March 14, 2023Reading Time: 4 minutes
As I write this, I have five days remaining at my employed job before I head off into the world of architecture firm ownership. After more than a decade working in corporate roles overseeing the design and construction of retail stores, I have decided to make the leap to entrepreneurship. Over the past few weeks, as I have been sharing this news with colleagues and coworkers, I have been asked innumerable times if I am scared.
My honest answer is, “No.”
“How is it possible to feel so confident/comfortable/calm in venturing to do something that is so new for you?”
“I feel really prepared because I’ve been learning a lot from my mastermind group.”
“Mastermind group? What’s that?”
I joined my first mastermind group in August 2020. I was feeling very isolated during this fairly early stage of the pandemic, and I had heard about this mastermind group concept through the EntreArchitect Community, a Facebook group with thousands of architect members from all over the globe. The EntreArchitect Network offers mastermind groups as part of their paid membership, and I had long been intrigued by this concept. So, when they opened enrollment for a group in the summer of 2020, I jumped at the opportunity to join.
What I found was a group of architects and allied members dedicated to the profession and supporting each other. I found an abundance mindset and a generosity of time and of spirit. I found a wide range of different experiences within different specialties and geographies, all centered around architecture.
So naturally, when, about fifteen months later and still navigating the pandemic, the AIA Newark and Suburban Architects Board of Trustees was brainstorming ways to engage the membership amidst this lingering isolation, I suggested we offer mastermind groups to our membership as a way to foster deeper connection in our section. I talked about how my groups (I was in two at this point) had offered me so much inspiration, camaraderie, and support through my involvement, and that it would be great to offer this type of program to our members.
Of course, this prompted the question – what is a mastermind group?
A mastermind group is a peer mentoring group designed to bring minds together collectively and collaboratively to help each other solve problems and achieve success. Different from a traditional mentorship, everyone in the group is a mentor and mentee at the same time, as well as an observer of others’ challenges. These groups tend to act as accountability partners, akin to one’s own board of directors for how they work. And mastermind groups are equally as impactful for young professionals trying to establish their footing on their career path as they are for elder professionals who have so much experience about which they can share. Everyone contributes, and everyone receives.
Upon sharing this, the AIANS Board was eager to launch the program. We put together an info session, a few email blasts, and an intake questionnaire, and in March 2022, we launched our first three groups. Our groups consist of 4-10 members and meet either weekly or biweekly to share wins and challenges, and have discussions about career growth and the future of the profession. Participation is free for AIANS members. We have a facilitator for each group who sends reminders and makes sure that everyone gets a chance to speak. The facilitator is not responsible for prepping materials — it’s up to the group members to bring challenges to share, wins to celebrate, and topics for discussion. Some groups prefer to have more central themes or topics to discuss each week, while others let the conversation flow more organically. It’s up to all group members to bring and share their ideas. We have received overwhelmingly positive feedback from our mastermind members, and are aiming to launch more groups this year.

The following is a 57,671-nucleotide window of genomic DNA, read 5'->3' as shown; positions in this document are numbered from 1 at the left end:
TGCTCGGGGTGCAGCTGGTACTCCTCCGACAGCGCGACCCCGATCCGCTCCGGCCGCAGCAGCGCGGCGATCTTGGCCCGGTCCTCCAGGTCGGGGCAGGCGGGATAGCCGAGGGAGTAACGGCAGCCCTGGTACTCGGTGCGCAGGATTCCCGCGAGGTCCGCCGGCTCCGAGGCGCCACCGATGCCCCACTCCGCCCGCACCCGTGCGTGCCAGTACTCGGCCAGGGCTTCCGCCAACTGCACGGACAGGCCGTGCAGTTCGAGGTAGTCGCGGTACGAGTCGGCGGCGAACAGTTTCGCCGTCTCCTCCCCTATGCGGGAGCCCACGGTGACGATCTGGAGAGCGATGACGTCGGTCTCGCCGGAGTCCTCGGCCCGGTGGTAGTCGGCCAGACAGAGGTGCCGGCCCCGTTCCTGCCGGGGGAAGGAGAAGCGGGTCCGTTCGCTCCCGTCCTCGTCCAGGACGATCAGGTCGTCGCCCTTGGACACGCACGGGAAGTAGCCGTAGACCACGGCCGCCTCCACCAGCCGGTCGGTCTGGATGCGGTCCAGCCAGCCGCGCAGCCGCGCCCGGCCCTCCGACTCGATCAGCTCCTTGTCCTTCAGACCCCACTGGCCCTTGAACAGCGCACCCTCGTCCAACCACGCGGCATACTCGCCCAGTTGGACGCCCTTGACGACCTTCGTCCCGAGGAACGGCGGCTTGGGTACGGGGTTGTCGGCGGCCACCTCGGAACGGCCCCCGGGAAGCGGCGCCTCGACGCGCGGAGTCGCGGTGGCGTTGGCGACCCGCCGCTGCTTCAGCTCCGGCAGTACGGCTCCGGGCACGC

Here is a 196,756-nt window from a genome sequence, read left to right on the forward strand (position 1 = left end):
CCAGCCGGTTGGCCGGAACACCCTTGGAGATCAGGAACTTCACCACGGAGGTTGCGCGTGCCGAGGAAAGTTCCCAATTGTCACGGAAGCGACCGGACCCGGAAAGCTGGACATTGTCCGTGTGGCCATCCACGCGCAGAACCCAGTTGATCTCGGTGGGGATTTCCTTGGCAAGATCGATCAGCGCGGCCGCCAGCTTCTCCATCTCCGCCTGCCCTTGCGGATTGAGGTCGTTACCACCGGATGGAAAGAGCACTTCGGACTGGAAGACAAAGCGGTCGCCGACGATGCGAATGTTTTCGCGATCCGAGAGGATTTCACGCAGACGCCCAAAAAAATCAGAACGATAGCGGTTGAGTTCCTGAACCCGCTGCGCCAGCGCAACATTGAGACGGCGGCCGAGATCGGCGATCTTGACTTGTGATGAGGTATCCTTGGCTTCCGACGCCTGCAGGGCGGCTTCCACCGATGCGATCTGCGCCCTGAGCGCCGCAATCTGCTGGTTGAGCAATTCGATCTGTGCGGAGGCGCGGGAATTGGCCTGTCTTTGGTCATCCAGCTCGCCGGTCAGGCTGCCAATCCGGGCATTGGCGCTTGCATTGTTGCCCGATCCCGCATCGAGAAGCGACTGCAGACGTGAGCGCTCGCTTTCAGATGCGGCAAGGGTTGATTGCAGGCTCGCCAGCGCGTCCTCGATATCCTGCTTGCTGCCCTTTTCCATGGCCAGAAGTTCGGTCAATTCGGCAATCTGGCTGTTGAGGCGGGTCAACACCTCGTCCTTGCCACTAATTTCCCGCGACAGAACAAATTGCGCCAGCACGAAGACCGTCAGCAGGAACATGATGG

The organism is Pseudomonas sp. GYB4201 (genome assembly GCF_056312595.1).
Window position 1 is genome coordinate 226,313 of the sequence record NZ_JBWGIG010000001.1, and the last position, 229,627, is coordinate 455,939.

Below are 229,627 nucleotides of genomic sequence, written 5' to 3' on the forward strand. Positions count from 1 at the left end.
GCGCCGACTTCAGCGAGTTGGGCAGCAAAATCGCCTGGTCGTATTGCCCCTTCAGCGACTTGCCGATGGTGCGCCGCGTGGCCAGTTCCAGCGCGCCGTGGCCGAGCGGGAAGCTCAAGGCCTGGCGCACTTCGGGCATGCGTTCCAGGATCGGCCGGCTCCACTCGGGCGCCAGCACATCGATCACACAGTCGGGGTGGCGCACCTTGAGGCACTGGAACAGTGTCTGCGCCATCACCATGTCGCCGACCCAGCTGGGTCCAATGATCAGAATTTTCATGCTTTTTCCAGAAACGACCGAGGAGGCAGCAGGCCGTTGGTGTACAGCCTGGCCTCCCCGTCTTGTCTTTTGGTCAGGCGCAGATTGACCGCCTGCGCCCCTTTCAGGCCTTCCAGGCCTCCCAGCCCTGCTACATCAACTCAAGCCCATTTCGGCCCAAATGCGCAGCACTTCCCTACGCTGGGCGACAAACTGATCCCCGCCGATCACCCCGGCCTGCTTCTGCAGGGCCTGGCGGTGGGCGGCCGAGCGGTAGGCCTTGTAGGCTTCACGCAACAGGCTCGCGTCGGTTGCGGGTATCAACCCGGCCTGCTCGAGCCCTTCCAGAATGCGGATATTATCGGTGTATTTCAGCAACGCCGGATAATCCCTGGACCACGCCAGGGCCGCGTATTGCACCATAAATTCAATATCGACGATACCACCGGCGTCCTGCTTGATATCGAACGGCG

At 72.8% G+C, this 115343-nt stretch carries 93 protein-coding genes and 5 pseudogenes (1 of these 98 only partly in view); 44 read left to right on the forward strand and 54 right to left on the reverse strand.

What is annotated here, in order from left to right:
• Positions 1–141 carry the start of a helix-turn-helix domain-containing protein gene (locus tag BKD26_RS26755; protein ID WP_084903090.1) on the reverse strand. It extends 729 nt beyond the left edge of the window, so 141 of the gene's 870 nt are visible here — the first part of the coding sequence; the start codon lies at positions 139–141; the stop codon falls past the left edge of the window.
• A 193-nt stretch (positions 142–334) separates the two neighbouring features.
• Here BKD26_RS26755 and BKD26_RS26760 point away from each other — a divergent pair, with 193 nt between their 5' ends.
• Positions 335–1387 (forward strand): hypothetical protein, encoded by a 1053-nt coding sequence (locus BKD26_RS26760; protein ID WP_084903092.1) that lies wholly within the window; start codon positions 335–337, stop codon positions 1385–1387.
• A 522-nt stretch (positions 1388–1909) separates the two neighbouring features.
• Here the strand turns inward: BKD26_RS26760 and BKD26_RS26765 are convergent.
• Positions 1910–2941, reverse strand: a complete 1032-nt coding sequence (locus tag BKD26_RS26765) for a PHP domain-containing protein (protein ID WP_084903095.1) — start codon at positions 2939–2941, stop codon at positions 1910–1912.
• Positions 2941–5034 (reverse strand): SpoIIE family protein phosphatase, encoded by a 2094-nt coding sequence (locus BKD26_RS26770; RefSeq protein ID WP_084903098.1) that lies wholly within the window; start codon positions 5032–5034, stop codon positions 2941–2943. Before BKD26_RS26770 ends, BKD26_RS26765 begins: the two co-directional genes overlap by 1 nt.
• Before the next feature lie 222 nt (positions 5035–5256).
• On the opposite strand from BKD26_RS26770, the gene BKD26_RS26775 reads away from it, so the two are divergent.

And that brings me back to where I started this article – I am days away from officially launching my own architecture practice. I have received countless nuggets of wisdom over the past few years from my mastermind groups. I have gotten lawyer and accountant recommendations, received advice on business entity formation, heard feedback on logo and website design, and about a million other things that have gone into establishing my practice. It’s possible that I would have taken this leap without a mastermind, but I don’t think it’s possible that I’d feel this prepared. I’m forever grateful to all of the folks I’ve met through my mastermind groups, and I hope that other architects – whether employed, sole practitioners, or leaders of large firms – will consider joining.
Erica Spayd, AIA, is the President of Prose Architecture, P.C.
AIANS members can learn more about the Mastermind program here and register to join here (AIANS log-in required).
By Stacey Ruhle Kliesch, AIA, AIA NJ Advocacy Consultant | Posted in AIA Newark and Suburban, Business, Women in Architecture | Tagged: #AIANS, #EntreArchitect, #EricaSpayedAIA, #Mastermind, #WIA, #womeninarchitecture, #WomensHistoryMonth | Comments (0)
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